We didn't make it to the Kennedy Space Center when we were in the area last year. This year, we got excited because there was a rocket launch scheduled for November 13th, right in the middle of our stay in Cocoa Beach.
Unfortunately, the rocket launch was postponed until the 27th, but we decided to head to the Space Center regardless.
And look how close we got to a (picture of) a shuttle launch...!
Incredibly, woefully underfunded NASA maintains and improves this facility purely from ticket and merchandise sales. Our admission was well-spent.
There is tons to see. There was a lot of information about the now dismantled space shuttle program. Some displays heralded the current Mars missions, but we couldn't help but feel the glory days of the shuttle were sorely missed by NASA and its enthusiasts.
Another thing we found interesting was the "home craft" feeling of the construction of parts of rockets, boosters, shuttles, etc. It looks like the merger of a very technical AND creative process. Because they are innovating at every step, each component looks cobbled together and randomly (though I am sure it is not) stuck on. I mean, look at the...thing...behind us in the picture below. That's a lot of...stuff.
See how much I learned...?
One of the highlights is standing below the retired Saturn V rocket. It. Is. Big.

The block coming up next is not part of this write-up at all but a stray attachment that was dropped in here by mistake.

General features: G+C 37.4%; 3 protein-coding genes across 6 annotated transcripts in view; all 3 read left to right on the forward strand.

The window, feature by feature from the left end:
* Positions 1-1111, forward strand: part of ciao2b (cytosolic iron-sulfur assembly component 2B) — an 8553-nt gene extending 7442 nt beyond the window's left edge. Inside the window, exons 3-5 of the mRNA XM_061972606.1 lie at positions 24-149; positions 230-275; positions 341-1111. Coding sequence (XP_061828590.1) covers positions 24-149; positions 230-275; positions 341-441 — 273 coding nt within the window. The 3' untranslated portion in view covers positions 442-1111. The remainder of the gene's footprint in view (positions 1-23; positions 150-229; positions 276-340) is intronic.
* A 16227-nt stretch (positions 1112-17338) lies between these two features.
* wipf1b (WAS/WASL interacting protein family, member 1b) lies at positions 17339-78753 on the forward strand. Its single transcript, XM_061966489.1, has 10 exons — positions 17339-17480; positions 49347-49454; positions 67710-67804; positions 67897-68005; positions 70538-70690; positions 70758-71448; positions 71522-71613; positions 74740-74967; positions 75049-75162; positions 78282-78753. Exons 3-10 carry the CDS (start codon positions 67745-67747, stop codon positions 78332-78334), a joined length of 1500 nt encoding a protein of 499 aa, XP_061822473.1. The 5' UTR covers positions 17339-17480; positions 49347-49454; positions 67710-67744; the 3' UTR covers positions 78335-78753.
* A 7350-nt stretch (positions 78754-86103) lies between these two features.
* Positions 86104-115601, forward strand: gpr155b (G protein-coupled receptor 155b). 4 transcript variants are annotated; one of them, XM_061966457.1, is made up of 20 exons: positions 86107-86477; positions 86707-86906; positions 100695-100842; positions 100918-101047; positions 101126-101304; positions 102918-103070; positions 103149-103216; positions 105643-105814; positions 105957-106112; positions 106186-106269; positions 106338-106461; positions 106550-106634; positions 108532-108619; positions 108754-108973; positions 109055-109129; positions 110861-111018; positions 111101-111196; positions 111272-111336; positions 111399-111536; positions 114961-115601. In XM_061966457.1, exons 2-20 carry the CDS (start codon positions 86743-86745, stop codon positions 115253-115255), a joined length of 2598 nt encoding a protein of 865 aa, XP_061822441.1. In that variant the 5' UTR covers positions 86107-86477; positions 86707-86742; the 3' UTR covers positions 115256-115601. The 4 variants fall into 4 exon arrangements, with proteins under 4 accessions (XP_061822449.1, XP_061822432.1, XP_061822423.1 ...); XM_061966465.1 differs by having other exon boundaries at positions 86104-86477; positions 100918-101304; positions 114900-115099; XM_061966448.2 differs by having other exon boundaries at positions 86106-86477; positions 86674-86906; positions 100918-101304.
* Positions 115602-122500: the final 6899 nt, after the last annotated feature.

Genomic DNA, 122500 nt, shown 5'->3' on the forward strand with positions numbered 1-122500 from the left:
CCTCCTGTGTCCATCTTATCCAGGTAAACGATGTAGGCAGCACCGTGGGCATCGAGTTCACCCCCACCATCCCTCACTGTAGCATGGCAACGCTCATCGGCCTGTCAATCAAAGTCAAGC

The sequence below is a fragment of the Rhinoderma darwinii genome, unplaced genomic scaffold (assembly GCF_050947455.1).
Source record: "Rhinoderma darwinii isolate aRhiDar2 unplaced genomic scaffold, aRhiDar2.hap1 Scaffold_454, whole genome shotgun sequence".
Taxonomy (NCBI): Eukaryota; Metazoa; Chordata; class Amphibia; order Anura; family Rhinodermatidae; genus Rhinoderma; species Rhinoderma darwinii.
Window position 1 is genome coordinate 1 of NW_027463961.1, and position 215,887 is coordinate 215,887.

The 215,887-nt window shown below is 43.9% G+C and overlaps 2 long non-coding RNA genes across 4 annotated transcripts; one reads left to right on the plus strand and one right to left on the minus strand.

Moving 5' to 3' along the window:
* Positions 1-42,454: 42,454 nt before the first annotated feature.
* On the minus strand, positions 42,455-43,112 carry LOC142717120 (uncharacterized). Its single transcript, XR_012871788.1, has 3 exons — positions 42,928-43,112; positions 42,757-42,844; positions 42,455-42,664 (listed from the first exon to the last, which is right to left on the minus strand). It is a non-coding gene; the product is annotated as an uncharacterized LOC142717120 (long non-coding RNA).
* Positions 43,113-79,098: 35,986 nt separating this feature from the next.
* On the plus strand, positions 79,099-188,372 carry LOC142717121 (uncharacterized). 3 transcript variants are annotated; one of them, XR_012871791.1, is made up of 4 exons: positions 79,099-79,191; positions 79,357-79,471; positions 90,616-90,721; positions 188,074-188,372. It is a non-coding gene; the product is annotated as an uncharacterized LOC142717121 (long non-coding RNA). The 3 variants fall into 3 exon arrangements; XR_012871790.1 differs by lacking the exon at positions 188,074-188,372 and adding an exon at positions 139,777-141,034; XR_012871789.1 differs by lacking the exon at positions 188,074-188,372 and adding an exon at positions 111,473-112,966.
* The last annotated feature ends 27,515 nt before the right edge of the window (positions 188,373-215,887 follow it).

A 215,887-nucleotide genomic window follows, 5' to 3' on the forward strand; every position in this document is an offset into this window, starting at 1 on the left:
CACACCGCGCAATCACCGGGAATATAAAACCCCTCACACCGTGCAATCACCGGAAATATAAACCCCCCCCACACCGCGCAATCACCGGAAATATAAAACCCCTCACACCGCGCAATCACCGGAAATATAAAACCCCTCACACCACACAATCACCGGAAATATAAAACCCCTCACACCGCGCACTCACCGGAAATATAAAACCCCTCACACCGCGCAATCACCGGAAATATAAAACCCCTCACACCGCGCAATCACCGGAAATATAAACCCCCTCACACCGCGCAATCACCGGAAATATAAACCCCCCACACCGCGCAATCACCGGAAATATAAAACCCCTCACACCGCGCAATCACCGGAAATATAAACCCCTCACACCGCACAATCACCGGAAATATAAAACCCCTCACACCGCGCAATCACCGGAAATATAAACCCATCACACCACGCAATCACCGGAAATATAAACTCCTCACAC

There were tons of incredible things on display, including this landing module.
I think the highlight for Eric and me was the truly incredible IMAX movie about the Hubble telescope. It was 3D and the images from the Hubble were mind-blowing. They were both beautiful and brain cramping in their magnitude. It was mostly over the kids' heads, but we were impressed.
For the kids, highlights included the Space Shuttle experience, which simulated a take-off. Lukey was very apprehensive, but ultimately really happy he did it. Unlike a lot of rides, it wasn't intended to be scary. It was realistic.
They also really loved the opportunity to touch a rock from the moon. Apparently this moon rock is 3.9 million years old. Older than 99.99% of the rocks on earth. Don't ask me how that works. I have no idea. But I trust NASA. It's an old rock.